Restoration
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DATES: 1660 - 1700 A.D.
bulletCharles II Restored To Throne 1660
bulletLouis XIV On French Throne 1661 - 1715
bulletHudson Bay Trading Company 1670
bulletWilliam And Mary 1689 -1702
bulletGreat Fire Of London 1666

PRIMARY SOURCES:

bulletGarments
bulletSamuel Pepys diaries
bulletwood cuts, painting
bulletPAINTERS: Lely, Kneller, Vermeer, Rigaud, Steen

SECONDARY SOURCES:

bulletRenaissance and Baroque - Nuyge
bulletLely- Beckett
bulletJonannes Vermeer- Goldschneider
bulletLe Costume Civil en France - Piton

PLAYS:

bulletThe Way Of The World- Congreve
bulletThebeauxstrategem- Farquhar
bulletThe Recruiting Officer - Farquhar
bulletEnglish Nell - Hope
bulletCountry Wife- Wycherly
bulletMoliere's Comedies
Restoration Clothing

Clothing in the Restoration expressed the suppressed feelings of freedom during the Puritan period. The frivolities of courtiers had been stifled for eleven years and the Restoration is the period that everything that had been stifled is cut loose. Curls, ribbons puff, flounces and feathers returned to clothing wherever they could be attached. Masculine and feminine dress began to take on the stiffness and smart elegance that had been abandoned with James I's death.

Gentlemen wore wigs that had curls all over it and they shaved their heads. The faces were shaved at first then only a thread of a mustache if any. The hat moved to a high-crown, stiffer and a little narrower-brimmed hat and it was cocked to side. All men tried to wear cravats around the neck rather than the huge collars.

Women wore ringlets clustered in the back of the hair with smaller tendrils waved around the face which replaced the earlier dense frizzle. Rich women would weave pearls into their hair and put nosegays in their buns, however, the common people wore simpler hair. In the Old and New World they continued to wear caps, especially in the Colonial scene. Collars were higher but wider across the shoulders and necklines were low, wide and dropped on the shoulders. Most women wore under dress with another garment on top and if the she could afford it the bodice and skirt would be attached. If she was poorer the skirts and bodices were of different colors. In this period the apron became very popular and in fact it could be classed with the skirt rather than an accessory. Skirts were a tad bit shorter and peasant women shortened their dresses to the instep, while court women shortened their skirts just to show the toe.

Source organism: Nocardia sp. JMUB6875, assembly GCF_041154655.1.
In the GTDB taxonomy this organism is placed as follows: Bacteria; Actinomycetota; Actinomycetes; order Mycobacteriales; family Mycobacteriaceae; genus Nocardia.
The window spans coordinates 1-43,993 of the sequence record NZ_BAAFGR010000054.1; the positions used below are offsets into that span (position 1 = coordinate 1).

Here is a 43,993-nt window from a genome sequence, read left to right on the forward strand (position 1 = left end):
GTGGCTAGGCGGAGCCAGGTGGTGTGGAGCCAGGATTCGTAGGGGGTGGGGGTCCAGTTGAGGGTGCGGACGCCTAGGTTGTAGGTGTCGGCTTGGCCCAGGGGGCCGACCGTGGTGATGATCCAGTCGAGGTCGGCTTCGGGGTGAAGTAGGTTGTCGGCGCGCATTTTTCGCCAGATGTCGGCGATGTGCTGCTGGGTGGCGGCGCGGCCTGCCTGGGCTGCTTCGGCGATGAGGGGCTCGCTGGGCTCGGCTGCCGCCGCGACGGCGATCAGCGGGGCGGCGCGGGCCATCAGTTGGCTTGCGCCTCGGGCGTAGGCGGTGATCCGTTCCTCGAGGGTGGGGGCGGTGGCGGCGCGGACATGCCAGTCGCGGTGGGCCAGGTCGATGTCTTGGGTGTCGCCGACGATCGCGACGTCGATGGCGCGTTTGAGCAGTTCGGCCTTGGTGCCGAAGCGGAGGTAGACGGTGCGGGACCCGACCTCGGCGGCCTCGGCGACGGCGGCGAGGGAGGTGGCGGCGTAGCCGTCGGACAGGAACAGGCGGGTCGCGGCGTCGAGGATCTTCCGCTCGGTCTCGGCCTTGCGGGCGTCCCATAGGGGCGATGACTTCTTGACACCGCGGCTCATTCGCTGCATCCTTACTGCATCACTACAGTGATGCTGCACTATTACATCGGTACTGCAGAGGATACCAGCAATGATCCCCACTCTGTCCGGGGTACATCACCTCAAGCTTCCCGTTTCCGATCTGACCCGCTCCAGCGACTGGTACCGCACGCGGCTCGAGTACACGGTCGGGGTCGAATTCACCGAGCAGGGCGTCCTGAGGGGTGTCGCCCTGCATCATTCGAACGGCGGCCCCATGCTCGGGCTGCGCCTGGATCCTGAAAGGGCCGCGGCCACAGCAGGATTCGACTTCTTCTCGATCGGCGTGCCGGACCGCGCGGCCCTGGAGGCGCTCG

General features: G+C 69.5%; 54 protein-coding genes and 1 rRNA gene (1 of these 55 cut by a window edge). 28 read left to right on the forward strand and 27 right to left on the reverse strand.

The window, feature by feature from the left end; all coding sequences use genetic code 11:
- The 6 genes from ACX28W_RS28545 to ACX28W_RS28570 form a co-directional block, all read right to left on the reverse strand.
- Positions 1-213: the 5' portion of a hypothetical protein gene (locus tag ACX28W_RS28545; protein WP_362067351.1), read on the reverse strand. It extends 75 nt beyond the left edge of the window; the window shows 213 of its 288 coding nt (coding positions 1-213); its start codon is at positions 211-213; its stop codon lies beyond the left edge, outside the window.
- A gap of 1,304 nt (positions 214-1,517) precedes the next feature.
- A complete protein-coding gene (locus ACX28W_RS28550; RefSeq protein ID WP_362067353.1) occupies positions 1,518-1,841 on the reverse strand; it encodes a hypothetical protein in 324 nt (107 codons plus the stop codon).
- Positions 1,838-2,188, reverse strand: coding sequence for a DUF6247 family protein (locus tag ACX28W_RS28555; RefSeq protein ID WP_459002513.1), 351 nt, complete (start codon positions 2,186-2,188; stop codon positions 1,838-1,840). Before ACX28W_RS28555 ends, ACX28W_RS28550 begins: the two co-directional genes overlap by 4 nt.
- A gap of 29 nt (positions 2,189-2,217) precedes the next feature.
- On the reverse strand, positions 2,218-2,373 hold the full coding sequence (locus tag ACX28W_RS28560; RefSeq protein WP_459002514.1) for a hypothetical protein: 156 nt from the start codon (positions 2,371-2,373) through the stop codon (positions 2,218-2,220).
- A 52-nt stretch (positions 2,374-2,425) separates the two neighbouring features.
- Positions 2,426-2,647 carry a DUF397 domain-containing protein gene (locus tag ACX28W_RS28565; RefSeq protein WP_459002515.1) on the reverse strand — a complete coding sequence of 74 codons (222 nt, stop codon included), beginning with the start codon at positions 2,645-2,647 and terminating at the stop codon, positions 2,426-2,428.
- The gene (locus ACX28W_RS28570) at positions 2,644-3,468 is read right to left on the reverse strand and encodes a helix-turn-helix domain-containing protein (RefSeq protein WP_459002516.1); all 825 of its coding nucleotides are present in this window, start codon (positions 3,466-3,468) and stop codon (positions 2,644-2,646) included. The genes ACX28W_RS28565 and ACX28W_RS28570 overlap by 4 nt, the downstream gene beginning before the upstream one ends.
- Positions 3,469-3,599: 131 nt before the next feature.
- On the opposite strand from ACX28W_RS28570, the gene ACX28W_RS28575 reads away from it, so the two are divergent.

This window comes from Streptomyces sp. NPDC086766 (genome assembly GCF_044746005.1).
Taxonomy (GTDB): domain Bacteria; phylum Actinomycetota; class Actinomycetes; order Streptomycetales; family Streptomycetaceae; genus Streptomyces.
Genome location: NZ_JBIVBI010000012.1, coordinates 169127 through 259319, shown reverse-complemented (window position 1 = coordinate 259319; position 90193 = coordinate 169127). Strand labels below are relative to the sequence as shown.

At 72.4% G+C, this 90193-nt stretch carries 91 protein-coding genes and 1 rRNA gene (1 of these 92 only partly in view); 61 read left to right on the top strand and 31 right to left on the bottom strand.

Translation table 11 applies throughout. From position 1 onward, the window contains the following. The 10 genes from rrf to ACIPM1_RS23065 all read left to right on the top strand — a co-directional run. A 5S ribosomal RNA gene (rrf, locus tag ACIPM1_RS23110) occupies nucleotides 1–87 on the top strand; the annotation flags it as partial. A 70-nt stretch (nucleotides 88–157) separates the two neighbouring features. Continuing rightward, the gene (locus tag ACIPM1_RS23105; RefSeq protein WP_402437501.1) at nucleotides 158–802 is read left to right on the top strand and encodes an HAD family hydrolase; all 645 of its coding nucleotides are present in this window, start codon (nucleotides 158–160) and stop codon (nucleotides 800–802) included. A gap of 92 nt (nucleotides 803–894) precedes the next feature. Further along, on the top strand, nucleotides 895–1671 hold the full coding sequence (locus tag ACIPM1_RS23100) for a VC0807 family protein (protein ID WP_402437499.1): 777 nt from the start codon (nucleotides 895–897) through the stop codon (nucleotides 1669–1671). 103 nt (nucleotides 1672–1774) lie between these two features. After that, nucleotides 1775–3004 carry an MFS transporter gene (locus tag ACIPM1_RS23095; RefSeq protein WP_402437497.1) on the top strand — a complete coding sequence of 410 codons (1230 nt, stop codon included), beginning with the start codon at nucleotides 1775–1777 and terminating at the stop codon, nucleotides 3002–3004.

The court used deep-toned velvet and light colored satin and colors at Versailles were subdued. The Colonial fashion was not subdued and bright-hued garments prevailed. Red, blue, yellow and green were popular and fearlessly combined. Men often wore red coats and women's petticoats were also red but in flowered silks. Hats and shoes were black and stockings were light colored.

Notable Restoration Costume History
Periwig—Wig that gained favor during the period of Louis XIV; hair at this time was worn shoulder length and in flowing curls. The head was then regularly shaved, the wig taking the place of the man's own hair. At first it was made to look like natural hair, but eventually an artificial effect was cultivated. Masses of ringlets fell over the shoulders and down the back. By 1660 wig-making in France reached such a stage of perfection that French periwig was in demand all over Europe.